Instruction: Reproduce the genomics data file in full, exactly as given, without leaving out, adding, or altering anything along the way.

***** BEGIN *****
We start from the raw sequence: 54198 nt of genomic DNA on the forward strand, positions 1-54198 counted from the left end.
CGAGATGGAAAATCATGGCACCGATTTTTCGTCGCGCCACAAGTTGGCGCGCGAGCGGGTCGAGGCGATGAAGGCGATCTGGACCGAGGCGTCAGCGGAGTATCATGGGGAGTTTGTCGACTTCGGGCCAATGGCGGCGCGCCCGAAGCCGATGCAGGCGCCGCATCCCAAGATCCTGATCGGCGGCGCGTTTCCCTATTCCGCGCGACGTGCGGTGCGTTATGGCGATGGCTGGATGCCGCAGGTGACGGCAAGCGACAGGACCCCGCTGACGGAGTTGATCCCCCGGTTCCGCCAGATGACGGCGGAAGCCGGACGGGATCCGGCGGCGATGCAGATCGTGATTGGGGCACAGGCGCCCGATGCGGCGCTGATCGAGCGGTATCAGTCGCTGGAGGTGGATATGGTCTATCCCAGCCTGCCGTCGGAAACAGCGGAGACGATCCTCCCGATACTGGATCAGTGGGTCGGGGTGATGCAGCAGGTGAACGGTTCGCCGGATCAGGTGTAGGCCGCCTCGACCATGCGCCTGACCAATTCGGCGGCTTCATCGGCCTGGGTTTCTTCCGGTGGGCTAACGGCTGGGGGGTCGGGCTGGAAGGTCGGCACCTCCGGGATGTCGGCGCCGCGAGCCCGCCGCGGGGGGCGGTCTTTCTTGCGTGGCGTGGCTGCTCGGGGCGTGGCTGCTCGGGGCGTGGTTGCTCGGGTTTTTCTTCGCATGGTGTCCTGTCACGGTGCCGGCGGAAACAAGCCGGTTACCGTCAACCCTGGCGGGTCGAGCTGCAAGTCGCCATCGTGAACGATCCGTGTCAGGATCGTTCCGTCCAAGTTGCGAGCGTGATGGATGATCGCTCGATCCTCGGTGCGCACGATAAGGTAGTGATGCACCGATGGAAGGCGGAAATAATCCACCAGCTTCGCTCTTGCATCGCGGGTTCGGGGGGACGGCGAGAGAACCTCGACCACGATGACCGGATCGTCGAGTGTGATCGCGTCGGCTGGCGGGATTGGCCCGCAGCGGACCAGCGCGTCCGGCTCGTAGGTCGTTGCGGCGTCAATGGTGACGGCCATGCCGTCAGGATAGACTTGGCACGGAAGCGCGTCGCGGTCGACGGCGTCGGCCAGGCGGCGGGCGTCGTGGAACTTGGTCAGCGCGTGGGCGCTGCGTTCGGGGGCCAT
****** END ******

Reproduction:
We start from the raw sequence: 54198 nt of genomic DNA on the forward strand, positions 1-54198 counted from the left end.
CGAGATGGAAAATCATGGCACCGATTTTTCGTCGCGCCACAAGTTGGCGCGCGAGCGGGTCGAGGCGATGAAGGCGATCTGGACCGAGGCGTCAGCGGAGTATCATGGGGAGTTTGTCGACTTCGGGCCAATGGCGGCGCGCCCGAAGCCGATGCAGGCGCCGCATCCCAAGATCCTGATCGGCGGCGCGTTTCCCTATTCCGCGCGACGTGCGGTGCGTTATGGCGATGGCTGGATGCCGCAGGTGACGGCAAGCGACAGGACCCCGCTGACGGAGTTGATCCCCCGGTTCCGCCAGATGACGGCGGAAGCCGGACGGGATCCGGCGGCGATGCAGATCGTGATTGGGGCACAGGCGCCCGATGCGGCGCTGATCGAGCGGTATCAGTCGCTGGAGGTGGATATGGTCTATCCCAGCCTGCCGTCGGAAACAGCGGAGACGATCCTCCCGATACTGGATCAGTGGGTCGGGGTGATGCAGCAGGTGAACGGTTCGCCGGATCAGGTGTAGGCCGCCTCGACCATGCGCCTGACCAATTCGGCGGCTTCATCGGCCTGGGTTTCTTCCGGTGGGCTAACGGCTGGGGGGTCGGGCTGGAAGGTCGGCACCTCCGGGATGTCGGCGCCGCGAGCCCGCCGCGGGGGGCGGTCTTTCTTGCGTGGCGTGGCTGCTCGGGGCGTGGCTGCTCGGGGCGTGGTTGCTCGGGTTTTTCTTCGCATGGTGTCCTGTCACGGTGCCGGCGGAAACAAGCCGGTTACCGTCAACCCTGGCGGGTCGAGCTGCAAGTCGCCATCGTGAACGATCCGTGTCAGGATCGTTCCGTCCAAGTTGCGAGCGTGATGGATGATCGCTCGATCCTCGGTGCGCACGATAAGGTAGTGATGCACCGATGGAAGGCGGAAATAATCCACCAGCTTCGCTCTTGCATCGCGGGTTCGGGGGGACGGCGAGAGAACCTCGACCACGATGACCGGATCGTCGAGTGTGATCGCGTCGGCTGGCGGGATTGGCCCGCAGCGGACCAGCGCGTCCGGCTCGTAGGTCGTTGCGGCGTCAATGGTGACGGCCATGCCGTCAGGATAGACTTGGCACGGAAGCGCGTCGCGGTCGACGGCGTCGGCCAGGCGGCGGGCGTCGTGGAACTTGGTCAGCGCGTGGGCGCTGCGTTCGGGGGCCAT